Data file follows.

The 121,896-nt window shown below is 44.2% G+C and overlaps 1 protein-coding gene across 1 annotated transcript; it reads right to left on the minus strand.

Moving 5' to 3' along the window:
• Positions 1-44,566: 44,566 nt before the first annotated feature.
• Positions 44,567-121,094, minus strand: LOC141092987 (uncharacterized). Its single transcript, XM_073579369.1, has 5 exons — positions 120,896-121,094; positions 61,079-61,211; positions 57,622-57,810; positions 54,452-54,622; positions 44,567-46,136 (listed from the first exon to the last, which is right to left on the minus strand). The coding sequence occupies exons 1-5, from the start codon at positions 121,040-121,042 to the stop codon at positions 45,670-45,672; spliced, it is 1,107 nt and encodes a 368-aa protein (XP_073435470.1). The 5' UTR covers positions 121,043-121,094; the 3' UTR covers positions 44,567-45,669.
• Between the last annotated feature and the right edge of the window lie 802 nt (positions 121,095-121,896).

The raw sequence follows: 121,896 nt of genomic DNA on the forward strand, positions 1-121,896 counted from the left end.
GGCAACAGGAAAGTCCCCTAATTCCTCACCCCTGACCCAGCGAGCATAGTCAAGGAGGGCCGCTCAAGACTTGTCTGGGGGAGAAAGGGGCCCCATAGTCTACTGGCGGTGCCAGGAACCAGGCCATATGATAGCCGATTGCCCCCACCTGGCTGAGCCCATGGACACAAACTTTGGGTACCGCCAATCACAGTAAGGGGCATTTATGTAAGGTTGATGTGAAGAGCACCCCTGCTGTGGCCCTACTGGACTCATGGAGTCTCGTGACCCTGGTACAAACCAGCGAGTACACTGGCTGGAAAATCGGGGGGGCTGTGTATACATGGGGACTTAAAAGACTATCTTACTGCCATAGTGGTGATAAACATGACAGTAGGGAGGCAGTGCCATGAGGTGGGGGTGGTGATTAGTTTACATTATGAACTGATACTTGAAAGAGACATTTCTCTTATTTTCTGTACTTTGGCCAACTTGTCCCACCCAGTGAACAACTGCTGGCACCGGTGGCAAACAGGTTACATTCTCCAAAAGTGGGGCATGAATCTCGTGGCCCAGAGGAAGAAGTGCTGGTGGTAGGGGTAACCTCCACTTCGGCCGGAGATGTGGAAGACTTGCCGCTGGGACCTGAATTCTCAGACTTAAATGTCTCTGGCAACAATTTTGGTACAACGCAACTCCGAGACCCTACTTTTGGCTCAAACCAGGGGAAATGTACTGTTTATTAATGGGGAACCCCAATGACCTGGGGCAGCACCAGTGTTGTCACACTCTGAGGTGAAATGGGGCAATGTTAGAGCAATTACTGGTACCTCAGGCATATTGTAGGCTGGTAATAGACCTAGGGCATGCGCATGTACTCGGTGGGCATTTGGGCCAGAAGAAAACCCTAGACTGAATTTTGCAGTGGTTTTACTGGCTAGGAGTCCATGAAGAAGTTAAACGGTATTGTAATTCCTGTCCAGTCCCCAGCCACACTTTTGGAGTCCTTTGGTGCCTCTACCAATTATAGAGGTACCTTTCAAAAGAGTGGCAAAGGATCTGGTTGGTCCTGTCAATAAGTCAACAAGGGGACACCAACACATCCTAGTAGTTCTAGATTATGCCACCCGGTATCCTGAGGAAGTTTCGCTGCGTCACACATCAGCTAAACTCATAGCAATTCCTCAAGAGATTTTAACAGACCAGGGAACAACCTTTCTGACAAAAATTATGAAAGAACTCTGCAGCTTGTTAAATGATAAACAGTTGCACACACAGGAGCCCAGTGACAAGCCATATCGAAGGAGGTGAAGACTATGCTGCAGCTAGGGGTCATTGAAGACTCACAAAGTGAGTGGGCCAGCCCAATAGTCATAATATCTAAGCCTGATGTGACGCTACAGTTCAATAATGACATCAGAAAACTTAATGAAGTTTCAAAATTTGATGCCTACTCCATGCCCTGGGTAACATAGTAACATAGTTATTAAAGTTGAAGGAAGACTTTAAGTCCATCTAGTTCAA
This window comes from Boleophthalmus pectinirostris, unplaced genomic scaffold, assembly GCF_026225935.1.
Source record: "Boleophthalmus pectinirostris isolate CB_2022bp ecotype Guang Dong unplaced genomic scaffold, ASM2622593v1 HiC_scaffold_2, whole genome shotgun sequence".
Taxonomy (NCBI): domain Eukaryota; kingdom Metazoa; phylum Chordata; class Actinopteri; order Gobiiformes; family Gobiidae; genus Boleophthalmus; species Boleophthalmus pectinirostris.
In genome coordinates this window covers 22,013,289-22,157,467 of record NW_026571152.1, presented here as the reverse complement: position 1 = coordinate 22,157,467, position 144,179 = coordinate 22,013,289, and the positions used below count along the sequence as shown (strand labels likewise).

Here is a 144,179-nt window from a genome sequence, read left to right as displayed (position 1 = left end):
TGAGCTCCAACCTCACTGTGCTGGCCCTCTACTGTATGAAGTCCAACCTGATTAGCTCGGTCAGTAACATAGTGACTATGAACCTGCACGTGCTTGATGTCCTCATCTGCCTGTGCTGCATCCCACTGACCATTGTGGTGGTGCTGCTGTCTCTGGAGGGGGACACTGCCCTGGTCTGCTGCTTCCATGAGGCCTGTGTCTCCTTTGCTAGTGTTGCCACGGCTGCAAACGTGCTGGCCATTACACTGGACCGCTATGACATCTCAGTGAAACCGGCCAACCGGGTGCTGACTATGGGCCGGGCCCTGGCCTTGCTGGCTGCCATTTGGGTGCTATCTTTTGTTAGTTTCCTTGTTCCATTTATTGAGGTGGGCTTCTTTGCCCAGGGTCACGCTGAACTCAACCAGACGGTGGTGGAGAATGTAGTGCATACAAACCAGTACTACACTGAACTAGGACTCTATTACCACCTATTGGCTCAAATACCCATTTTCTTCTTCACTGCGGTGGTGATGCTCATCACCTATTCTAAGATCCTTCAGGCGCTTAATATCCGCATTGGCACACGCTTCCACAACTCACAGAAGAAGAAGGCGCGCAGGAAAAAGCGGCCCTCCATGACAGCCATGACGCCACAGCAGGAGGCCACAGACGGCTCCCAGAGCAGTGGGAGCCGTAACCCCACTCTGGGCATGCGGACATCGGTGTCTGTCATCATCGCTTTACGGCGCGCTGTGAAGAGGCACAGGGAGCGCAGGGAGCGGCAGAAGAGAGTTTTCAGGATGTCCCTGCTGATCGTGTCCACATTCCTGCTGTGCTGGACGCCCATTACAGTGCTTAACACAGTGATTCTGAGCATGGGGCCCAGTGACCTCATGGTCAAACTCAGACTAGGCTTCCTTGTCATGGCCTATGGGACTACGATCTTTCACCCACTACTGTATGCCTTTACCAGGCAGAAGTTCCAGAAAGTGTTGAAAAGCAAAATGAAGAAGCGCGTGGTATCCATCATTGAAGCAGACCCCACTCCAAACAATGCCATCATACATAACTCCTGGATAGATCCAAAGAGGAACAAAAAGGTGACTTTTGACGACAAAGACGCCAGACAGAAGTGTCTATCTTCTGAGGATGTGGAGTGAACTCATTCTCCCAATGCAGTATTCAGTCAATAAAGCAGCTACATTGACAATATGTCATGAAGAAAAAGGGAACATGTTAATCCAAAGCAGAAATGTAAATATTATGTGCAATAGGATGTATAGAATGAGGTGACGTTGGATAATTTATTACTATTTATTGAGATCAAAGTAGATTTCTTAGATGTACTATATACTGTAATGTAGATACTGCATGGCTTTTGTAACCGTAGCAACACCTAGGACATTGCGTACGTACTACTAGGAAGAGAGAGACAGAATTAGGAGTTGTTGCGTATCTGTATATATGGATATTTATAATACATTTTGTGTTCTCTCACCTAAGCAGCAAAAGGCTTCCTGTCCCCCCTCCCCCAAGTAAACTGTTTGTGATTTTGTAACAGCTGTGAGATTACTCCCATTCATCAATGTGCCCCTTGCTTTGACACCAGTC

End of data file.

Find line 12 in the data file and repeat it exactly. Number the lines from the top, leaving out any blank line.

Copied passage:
Here is a 144,179-nt window from a genome sequence, read left to right as displayed (position 1 = left end):